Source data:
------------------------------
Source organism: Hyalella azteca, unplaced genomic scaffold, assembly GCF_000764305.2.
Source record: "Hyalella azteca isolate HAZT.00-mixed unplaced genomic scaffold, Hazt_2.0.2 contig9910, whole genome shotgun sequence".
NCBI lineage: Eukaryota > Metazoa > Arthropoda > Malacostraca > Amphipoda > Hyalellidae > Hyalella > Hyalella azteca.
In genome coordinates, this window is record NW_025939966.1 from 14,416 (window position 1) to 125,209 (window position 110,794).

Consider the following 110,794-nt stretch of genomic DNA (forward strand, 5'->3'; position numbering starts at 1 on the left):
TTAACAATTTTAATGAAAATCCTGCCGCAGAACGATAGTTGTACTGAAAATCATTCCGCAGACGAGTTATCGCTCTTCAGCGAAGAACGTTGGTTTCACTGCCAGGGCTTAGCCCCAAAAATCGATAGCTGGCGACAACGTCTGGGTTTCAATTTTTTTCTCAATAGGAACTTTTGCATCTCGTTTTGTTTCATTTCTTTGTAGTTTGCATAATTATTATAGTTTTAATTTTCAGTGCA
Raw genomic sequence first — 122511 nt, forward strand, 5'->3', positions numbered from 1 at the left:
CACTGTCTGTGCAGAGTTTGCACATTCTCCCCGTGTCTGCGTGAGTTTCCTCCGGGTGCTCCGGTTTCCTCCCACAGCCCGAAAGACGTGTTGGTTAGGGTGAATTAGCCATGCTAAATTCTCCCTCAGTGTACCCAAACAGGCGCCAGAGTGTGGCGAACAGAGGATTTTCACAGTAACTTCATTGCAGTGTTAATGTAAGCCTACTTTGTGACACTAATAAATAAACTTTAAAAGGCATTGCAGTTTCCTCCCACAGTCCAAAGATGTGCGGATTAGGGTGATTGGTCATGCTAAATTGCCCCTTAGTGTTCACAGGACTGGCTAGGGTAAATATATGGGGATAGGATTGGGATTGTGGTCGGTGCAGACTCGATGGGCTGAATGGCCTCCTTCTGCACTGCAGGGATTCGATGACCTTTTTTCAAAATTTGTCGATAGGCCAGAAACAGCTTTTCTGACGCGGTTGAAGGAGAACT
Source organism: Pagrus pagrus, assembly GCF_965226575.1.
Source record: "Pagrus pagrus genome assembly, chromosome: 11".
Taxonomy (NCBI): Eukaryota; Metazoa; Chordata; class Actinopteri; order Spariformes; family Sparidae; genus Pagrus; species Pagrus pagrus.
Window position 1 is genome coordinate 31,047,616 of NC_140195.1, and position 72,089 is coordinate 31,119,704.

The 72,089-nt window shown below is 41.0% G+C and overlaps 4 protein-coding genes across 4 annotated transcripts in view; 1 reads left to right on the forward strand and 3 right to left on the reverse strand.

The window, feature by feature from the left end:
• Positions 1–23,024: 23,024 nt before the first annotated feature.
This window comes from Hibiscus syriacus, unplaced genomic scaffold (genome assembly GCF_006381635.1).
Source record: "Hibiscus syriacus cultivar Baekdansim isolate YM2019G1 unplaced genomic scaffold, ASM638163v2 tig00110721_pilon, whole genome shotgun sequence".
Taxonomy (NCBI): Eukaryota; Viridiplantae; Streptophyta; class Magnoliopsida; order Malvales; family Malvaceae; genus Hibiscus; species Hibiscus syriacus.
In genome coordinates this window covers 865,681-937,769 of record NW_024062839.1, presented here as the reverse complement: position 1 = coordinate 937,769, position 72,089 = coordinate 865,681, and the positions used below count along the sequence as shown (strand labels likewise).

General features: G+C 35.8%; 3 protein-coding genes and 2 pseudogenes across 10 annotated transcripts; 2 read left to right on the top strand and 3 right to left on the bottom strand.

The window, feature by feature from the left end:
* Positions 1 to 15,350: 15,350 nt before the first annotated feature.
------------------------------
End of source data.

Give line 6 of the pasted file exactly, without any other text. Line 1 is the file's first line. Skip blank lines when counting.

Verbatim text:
TTAACAATTTTAATGAAAATCCTGCCGCAGAACGATAGTTGTACTGAAAATCATTCCGCAGACGAGTTATCGCTCTTCAGCGAAGAACGTTGGTTTCACTGCCAGGGCTTAGCCCCAAAAATCGATAGCTGGCGACAACGTCTGGGTTTCAATTTTTTTCTCAATAGGAACTTTTGCATCTCGTTTTGTTTCATTTCTTTGTAGTTTGCATAATTATTATAGTTTTAATTTTCAGTGCA